It was probably August, 1978 or 1979. My family was at the West Virginia State Fair and I was six or seven years old. As usual, evening was closing in and our day at the fair was ending. My cousins and I had eaten our weight in elephant ears, corn dogs, and funnel cakes and ridden the fair ground rides until our brains were scrambled. Our parents and grandparents were equally exhausted after trolling through the agricultural contest entries and eating their weight in Polish sausages. It had been a long, hot, dusty day. We were gathered at the tent of a family friend who arrived every year from Louisiana to sell Troy-Bilt tillers. He was near the livestock buildings so you can imagine the end-of-day hay and manure smell.
Suddenly, there, coming along the walkway, flanked by two Secret Service agents, was Senator Robert Byrd. One agent was carrying Senator Byrd's fiddle because that night, on the main stage, West Virginia's very own United States Senator was going to play the heck out of some down-home bluegrass.
Unless you're from West Virginia, you don't understand the mystique of Senator Byrd or the adoration we mountaineers had for him. Democrat or Republican, city boy or country girl, coal miner or white collar office worker in Charleston, everybody loved him because in a state most of the country didn't give a rat's ass about, Senator Byrd gave us attention, love, and money. (Most of you non-West Virginians call it pork. Whatever. Scoff if you must. Sniff. He brought us out of the dark, literally, and into the 20th century.)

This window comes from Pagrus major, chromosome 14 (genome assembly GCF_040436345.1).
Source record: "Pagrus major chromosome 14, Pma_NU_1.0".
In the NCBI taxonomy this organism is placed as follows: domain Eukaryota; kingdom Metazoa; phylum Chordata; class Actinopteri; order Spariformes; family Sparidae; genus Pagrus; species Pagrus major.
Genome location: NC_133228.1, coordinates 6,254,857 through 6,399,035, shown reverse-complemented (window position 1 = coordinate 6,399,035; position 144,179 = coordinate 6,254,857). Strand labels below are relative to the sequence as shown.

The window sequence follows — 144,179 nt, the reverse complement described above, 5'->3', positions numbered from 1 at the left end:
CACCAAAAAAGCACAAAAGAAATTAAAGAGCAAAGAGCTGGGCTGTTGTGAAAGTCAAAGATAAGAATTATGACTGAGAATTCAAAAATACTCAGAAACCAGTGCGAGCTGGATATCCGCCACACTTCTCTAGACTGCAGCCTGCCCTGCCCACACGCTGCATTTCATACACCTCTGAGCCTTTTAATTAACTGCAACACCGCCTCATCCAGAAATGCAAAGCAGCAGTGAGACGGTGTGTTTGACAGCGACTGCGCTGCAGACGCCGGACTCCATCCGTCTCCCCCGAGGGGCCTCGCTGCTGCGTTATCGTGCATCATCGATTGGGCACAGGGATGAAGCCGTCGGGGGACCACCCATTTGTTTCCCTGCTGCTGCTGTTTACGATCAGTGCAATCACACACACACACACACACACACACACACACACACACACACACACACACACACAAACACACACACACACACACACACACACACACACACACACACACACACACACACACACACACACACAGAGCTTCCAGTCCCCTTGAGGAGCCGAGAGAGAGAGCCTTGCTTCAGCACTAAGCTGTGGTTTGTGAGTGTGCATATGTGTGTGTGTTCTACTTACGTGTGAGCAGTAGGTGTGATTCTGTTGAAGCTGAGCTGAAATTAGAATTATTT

When Senator Byrd walked through the fairgrounds, time slowed. We all stopped to watch him pass through, smiling and waving as he did so, and I vividly remember my little feet carrying me to him as quick as they could go and shouting, "Senator Byrd! Senator Byrd! My Daddy ate dinner with you!" Because what my six-or-seven-year-old brain knew of Senator Byrd at that time was that he was a legend, and said legend had eaten dinner with my father's Fraternal Order of Police lodge just a few months prior, and I felt compelled to share that nugget of information with the man himself. What he said back to me is lost to my fading memory, but I do remember his smile and that he hugged me.
Senator Byrd, you will be dearly missed by West Virginians the world over. Fiddle on, my hillbilly brother, wherever you are.
*Image credit: Berkeley Springs, WV